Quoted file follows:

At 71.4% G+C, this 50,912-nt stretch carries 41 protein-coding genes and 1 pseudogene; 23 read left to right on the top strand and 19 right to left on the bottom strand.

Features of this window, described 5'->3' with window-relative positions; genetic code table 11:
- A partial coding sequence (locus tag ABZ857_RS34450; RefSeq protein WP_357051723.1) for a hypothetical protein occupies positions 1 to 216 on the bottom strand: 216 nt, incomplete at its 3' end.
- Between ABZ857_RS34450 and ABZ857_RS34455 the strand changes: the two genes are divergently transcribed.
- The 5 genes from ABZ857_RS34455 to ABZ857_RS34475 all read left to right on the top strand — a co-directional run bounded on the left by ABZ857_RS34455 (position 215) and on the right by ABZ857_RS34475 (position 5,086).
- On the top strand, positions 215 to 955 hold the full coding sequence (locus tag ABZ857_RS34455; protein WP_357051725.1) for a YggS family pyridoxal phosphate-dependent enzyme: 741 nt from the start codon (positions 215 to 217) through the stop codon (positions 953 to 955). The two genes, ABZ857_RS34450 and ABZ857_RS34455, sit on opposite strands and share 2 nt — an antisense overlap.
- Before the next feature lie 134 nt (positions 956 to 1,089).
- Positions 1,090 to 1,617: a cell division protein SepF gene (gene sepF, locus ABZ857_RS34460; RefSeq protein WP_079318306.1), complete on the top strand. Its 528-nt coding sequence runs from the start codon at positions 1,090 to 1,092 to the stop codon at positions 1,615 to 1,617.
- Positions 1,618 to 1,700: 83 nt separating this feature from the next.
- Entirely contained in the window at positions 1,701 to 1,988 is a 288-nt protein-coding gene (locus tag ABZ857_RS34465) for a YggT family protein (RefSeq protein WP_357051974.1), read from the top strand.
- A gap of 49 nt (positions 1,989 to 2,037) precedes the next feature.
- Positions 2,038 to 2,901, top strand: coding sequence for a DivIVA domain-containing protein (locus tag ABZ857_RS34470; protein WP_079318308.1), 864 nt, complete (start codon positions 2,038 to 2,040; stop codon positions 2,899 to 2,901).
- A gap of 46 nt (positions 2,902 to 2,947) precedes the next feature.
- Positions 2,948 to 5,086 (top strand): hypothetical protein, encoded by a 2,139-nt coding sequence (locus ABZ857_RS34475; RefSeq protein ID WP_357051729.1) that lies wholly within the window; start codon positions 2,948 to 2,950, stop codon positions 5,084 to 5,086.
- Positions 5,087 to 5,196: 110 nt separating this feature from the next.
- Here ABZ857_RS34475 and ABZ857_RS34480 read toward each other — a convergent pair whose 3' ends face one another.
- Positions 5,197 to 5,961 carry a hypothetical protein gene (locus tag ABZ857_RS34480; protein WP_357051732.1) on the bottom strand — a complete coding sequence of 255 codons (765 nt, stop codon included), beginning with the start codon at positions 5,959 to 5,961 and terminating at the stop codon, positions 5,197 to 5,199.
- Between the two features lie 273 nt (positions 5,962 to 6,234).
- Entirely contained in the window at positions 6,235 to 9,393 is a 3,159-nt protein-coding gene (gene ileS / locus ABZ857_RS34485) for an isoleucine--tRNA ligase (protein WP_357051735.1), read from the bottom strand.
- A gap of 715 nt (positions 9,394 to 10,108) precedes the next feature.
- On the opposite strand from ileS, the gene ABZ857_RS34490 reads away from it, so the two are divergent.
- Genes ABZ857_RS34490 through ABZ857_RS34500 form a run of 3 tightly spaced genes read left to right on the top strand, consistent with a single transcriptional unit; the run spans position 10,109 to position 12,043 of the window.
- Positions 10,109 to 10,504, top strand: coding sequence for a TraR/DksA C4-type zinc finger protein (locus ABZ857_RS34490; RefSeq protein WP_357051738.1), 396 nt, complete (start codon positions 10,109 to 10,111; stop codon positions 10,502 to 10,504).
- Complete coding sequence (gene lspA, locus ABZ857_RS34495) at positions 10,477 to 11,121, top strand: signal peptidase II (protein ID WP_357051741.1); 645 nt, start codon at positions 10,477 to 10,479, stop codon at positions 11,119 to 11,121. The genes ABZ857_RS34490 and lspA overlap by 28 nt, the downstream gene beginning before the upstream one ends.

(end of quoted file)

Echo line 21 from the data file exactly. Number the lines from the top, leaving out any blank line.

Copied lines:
- On the opposite strand from ileS, the gene ABZ857_RS34490 reads away from it, so the two are divergent.